Astronomy Picture of the Day

Discover the cosmos! Each day a different image or photograph of our fascinating universe is featured, along with a brief explanation written by a professional astronomer.

2014 May 3
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T Tauri and Hind's Variable Nebula
Image Credit & Copyright: Bill Snyder (at Sierra Remote Observatories)

Explanation: The yellowish star near center in this dusty telescopic skyview is T Tauri, prototype of the class of T Tauri variable stars. Just next door is the yellow cosmic cloud historically known as Hind's Variable Nebula (NGC 1555). Over 400 light-years away, at the edge of an otherwise invisible molecular cloud, both star and nebula are seen to vary significantly in brightness but not necessarily at the same time, adding to the mystery of the intriguing region. T Tauri stars are now generally recognized as young (less than a few million years old), sun-like stars still in the early stages of formation. To further complicate the picture, infrared observations indicate that T Tauri itself is part of a multiple system and suggest that the associated Hind's Nebula may also contain a very young stellar object. The naturally colored image spans about 7 light-years at the estimated distance of T Tauri.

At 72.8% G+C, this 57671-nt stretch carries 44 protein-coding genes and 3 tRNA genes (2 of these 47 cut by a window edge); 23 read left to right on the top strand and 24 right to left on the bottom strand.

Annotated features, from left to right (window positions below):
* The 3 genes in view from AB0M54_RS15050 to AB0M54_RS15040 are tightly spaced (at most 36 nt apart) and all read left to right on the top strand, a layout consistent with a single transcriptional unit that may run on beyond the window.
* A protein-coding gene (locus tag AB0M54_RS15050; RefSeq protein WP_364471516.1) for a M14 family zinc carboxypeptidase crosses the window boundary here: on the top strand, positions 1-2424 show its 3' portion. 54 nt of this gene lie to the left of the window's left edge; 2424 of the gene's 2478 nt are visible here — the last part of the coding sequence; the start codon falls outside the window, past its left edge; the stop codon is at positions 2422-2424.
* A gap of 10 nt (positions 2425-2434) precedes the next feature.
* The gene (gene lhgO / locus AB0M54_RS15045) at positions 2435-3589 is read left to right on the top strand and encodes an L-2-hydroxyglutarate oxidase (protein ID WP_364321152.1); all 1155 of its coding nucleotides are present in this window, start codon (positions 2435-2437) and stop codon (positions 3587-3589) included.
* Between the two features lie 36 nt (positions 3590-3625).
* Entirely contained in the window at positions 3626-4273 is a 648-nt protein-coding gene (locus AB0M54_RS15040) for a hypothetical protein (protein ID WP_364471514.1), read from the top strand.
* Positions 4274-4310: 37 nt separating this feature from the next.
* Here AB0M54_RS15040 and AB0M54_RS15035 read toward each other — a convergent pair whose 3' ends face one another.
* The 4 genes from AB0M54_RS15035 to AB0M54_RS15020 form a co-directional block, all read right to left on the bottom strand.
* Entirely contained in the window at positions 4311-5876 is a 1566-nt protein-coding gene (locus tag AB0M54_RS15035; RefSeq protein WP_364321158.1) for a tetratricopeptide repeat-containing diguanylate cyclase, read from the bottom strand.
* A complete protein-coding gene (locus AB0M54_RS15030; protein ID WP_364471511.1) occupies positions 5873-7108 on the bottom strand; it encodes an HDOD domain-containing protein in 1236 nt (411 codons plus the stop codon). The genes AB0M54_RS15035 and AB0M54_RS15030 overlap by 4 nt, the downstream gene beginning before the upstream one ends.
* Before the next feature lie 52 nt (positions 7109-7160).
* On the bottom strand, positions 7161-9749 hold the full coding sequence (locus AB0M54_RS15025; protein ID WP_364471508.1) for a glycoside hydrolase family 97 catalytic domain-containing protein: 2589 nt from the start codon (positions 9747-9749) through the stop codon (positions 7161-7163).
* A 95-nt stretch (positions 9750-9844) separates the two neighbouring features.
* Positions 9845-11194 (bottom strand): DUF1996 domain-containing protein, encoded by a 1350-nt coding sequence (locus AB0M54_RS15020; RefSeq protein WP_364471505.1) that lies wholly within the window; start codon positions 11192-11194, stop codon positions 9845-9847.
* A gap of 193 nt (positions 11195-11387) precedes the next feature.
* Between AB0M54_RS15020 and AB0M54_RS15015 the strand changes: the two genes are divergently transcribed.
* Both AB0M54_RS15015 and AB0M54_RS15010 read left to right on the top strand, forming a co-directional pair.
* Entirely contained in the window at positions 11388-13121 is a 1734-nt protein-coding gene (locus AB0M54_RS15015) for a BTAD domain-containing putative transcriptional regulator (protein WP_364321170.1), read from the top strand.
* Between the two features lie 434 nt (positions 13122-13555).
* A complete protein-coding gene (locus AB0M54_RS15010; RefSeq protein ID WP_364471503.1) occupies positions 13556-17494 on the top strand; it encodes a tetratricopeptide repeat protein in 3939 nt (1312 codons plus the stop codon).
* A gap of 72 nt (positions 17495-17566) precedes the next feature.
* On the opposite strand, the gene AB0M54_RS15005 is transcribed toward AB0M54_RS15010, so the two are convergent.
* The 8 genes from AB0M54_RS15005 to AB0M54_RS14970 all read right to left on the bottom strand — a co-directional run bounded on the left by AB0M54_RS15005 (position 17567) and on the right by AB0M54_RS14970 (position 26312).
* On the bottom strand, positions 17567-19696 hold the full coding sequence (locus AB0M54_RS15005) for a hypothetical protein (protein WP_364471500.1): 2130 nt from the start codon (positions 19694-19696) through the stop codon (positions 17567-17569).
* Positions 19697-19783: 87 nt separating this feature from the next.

Tomorrow's picture: sky crawler

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